Boeing (NYSE:BA) reportedly will miss its goal of having the 737 MAX recertified before the end of the current quarter as it works out procedures with the Federal Aviation Administration (FAA) prior to resuming deliveries.

The 737 MAX has been grounded since March 2019 after a pair of fatal crashes. Boeing cleared a key hurdle in getting the plane airborne again late last month when it completed three days of test flights with the FAA, but the process is still ongoing.

A Boeing 737 MAX on a tug.

Image source: Boeing.

The FAA on Tuesday said it would soon issue an airworthiness directive to detail changes made to the plane designed to avoid future crashes. The public would have 45 days to comment on proposed changes and crew procedures, at which point the regulator could proceed with final authorizations.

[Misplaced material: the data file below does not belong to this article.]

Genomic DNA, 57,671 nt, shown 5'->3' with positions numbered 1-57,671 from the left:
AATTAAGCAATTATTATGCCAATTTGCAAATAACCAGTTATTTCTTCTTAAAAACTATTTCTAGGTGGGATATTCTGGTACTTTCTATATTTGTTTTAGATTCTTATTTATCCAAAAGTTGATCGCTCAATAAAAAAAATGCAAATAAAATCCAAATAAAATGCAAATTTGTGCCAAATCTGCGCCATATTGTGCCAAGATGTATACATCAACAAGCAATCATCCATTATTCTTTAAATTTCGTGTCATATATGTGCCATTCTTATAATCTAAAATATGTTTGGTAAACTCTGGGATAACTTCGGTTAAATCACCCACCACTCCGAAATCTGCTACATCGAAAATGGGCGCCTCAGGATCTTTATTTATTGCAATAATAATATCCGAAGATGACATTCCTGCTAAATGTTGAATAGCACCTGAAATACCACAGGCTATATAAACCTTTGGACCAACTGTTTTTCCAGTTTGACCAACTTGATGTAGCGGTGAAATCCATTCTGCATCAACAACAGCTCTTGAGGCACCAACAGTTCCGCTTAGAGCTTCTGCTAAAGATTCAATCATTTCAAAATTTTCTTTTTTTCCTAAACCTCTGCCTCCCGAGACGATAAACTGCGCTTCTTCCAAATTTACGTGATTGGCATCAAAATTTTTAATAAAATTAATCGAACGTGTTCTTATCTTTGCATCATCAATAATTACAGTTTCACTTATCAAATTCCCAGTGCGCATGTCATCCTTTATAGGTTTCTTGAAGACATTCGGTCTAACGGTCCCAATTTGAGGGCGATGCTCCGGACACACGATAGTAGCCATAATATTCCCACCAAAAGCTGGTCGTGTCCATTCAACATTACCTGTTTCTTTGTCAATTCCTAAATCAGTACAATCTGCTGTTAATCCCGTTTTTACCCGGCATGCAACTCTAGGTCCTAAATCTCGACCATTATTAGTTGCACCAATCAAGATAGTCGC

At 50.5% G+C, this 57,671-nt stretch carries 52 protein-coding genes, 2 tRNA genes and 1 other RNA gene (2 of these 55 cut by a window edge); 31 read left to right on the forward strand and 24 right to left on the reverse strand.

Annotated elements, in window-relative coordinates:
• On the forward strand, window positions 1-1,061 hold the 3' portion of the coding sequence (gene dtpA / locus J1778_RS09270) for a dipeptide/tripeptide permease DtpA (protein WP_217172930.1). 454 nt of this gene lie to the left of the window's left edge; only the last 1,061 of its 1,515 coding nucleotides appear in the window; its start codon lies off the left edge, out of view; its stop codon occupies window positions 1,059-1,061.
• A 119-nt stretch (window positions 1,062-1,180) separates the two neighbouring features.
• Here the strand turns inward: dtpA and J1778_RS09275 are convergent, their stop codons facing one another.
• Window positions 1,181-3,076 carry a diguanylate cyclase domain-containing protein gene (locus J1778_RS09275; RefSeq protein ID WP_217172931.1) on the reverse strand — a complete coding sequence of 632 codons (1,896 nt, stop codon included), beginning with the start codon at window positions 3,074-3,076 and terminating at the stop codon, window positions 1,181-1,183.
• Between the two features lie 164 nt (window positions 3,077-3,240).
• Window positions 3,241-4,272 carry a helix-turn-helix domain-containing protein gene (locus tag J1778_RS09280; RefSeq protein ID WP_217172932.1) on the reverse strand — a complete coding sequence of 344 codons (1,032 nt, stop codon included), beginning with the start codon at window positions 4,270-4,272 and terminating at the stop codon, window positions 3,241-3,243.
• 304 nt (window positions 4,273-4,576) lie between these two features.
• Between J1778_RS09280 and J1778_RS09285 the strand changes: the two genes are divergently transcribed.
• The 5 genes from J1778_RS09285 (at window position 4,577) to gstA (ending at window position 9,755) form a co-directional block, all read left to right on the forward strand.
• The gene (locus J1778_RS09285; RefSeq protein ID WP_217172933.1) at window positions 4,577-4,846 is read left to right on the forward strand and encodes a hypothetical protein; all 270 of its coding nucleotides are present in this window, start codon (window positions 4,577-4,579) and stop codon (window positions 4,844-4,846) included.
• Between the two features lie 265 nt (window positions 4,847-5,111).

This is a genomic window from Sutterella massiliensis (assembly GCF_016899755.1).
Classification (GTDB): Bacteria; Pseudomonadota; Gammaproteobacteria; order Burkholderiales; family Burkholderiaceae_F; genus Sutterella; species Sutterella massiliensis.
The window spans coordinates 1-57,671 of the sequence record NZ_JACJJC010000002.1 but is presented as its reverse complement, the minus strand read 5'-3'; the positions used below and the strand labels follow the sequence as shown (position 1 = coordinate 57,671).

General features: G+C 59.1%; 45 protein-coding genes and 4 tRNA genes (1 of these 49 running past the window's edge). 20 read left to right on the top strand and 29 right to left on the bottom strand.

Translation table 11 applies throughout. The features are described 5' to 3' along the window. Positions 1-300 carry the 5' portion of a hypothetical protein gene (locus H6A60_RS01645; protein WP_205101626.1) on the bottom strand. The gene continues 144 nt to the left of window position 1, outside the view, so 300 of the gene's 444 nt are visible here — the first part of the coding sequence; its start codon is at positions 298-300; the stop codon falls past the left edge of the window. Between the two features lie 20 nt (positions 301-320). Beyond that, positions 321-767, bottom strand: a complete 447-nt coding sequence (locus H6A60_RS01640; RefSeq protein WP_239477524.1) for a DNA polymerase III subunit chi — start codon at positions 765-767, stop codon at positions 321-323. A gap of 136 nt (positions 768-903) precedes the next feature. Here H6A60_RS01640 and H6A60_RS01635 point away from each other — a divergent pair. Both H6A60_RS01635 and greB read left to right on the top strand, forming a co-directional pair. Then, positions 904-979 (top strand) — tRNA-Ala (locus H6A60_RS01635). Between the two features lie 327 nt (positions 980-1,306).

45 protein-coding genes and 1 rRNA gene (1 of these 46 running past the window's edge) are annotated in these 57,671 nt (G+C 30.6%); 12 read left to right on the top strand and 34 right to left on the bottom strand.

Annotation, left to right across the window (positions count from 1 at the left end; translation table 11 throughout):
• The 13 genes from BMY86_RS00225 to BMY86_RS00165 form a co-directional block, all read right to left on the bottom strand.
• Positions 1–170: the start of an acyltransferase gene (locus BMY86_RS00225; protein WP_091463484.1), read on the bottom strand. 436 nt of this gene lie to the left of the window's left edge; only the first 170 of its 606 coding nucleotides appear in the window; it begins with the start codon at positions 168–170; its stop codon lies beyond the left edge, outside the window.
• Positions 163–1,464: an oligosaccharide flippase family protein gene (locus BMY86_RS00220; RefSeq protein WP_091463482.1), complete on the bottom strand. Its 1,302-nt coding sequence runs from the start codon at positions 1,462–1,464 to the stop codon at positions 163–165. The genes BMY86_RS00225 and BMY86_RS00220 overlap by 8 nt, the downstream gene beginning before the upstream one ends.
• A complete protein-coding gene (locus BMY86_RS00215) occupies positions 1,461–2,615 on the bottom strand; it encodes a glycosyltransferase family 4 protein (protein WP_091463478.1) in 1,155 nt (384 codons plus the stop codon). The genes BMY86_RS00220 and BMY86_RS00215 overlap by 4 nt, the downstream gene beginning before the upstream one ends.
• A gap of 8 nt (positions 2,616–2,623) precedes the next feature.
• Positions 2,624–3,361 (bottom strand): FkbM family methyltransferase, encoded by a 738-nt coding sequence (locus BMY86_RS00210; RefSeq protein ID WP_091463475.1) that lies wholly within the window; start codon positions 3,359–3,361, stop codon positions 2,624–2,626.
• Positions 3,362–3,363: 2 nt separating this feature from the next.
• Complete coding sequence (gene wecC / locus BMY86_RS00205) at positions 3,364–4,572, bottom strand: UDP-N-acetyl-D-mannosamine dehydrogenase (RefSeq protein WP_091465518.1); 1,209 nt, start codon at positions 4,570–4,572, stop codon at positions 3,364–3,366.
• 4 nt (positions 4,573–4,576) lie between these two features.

An unnamed source told Reuters that the FAA process is unlikely to be completed before October, meaning Boeing would miss its self-imposed goal to resume deliveries prior to Sept. 30.

A short delay is unlikely to be significant, as Boeing will likely have issues delivering the 400 planes it has built but is currently storing once it is cleared to do so. In the time since the grounding, airlines have been hit hard by the COVID-19 pandemic, which has slowed growth plans and cut demand for new aircraft.

Boeing has asked suppliers to scale back production of airplane components, suggesting the aerospace giant realizes it is going to take time to work through its inventory. But any deliveries would be a boost to free cash flow and help Boeing reverse a cash burn that hit $4.7 billion in the first quarter.

Boeing will likely provide an update during its second-quarter earnings release, scheduled for July 29.